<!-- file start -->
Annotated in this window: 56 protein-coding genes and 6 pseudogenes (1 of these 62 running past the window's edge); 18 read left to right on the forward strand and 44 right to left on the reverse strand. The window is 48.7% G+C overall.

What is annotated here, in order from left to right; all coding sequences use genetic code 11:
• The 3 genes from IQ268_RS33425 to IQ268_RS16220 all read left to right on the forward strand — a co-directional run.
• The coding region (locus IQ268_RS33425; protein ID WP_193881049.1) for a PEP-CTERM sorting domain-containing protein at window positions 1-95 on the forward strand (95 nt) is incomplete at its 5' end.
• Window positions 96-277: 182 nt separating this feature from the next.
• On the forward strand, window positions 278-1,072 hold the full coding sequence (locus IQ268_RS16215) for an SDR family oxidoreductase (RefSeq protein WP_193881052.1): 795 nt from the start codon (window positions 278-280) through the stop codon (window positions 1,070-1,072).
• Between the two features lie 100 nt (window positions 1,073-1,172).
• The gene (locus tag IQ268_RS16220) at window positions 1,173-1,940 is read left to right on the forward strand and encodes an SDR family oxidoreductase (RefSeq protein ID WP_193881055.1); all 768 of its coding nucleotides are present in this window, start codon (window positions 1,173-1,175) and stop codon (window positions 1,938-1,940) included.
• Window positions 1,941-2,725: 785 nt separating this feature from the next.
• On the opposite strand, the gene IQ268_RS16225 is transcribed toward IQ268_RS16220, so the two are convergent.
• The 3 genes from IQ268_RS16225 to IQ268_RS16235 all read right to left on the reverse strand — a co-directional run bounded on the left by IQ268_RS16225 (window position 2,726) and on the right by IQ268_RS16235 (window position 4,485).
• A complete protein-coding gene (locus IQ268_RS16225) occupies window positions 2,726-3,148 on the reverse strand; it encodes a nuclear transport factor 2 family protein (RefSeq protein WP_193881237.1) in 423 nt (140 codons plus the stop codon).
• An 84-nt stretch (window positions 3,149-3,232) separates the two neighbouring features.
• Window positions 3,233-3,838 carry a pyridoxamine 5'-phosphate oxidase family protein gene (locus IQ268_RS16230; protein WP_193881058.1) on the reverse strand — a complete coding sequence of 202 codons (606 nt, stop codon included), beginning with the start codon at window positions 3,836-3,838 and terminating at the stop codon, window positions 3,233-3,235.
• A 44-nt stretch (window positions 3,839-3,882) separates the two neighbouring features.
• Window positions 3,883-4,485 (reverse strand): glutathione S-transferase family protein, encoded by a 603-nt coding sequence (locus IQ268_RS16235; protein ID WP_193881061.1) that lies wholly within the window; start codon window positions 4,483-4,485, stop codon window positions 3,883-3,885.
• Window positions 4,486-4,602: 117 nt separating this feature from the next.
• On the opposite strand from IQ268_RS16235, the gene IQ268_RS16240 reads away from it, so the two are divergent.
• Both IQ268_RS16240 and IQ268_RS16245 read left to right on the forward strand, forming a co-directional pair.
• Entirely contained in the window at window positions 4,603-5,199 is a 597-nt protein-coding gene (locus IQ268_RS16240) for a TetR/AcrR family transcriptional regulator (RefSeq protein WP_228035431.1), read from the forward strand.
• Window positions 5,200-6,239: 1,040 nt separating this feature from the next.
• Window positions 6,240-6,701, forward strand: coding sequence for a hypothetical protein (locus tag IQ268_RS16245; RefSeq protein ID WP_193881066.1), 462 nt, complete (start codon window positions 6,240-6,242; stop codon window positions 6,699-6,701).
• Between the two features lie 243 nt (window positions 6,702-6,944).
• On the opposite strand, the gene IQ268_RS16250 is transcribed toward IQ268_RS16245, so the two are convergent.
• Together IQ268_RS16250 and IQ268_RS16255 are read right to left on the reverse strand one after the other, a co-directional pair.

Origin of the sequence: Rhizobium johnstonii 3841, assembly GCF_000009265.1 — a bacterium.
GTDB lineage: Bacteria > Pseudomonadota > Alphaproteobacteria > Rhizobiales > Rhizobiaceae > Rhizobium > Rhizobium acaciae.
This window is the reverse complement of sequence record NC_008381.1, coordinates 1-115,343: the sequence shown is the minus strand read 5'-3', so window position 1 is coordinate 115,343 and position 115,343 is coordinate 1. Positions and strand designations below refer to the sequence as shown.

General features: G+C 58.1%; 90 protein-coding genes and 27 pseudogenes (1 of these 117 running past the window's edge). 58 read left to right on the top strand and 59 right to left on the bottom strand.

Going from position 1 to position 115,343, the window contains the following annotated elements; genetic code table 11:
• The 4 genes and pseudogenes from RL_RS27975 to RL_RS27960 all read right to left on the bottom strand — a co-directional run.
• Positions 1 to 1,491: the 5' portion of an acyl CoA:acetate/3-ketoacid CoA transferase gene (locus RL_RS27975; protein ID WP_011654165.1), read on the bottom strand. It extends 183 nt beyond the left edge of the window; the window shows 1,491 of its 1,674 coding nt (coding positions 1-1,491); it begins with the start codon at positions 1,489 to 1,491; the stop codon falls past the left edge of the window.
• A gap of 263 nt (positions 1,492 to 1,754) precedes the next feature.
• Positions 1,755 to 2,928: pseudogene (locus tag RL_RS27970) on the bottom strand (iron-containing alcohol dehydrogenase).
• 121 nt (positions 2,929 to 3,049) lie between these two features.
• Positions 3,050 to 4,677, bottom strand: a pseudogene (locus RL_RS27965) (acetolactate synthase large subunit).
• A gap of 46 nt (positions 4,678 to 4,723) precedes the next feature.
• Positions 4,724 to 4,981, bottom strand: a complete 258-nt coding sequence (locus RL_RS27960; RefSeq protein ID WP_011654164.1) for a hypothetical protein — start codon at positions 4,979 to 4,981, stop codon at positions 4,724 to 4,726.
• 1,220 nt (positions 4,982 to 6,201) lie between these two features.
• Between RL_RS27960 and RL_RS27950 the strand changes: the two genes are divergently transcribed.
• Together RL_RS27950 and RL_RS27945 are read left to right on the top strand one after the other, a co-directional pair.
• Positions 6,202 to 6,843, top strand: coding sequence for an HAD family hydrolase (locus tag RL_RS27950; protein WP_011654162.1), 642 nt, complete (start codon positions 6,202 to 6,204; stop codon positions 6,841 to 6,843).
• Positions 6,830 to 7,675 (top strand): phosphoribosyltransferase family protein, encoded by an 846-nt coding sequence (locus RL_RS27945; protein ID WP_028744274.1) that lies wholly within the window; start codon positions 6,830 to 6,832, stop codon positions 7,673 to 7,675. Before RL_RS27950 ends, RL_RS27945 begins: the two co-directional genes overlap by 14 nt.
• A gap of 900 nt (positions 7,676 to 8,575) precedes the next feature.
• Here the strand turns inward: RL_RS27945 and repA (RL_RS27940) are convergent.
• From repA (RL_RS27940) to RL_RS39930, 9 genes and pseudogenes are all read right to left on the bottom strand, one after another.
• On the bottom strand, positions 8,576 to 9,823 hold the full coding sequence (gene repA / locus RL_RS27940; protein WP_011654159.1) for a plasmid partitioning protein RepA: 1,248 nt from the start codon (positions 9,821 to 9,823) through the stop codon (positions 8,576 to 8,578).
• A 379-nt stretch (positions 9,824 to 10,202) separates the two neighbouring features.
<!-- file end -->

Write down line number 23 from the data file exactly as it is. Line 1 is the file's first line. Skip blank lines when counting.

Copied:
• Between the two features lie 243 nt (window positions 6,702-6,944).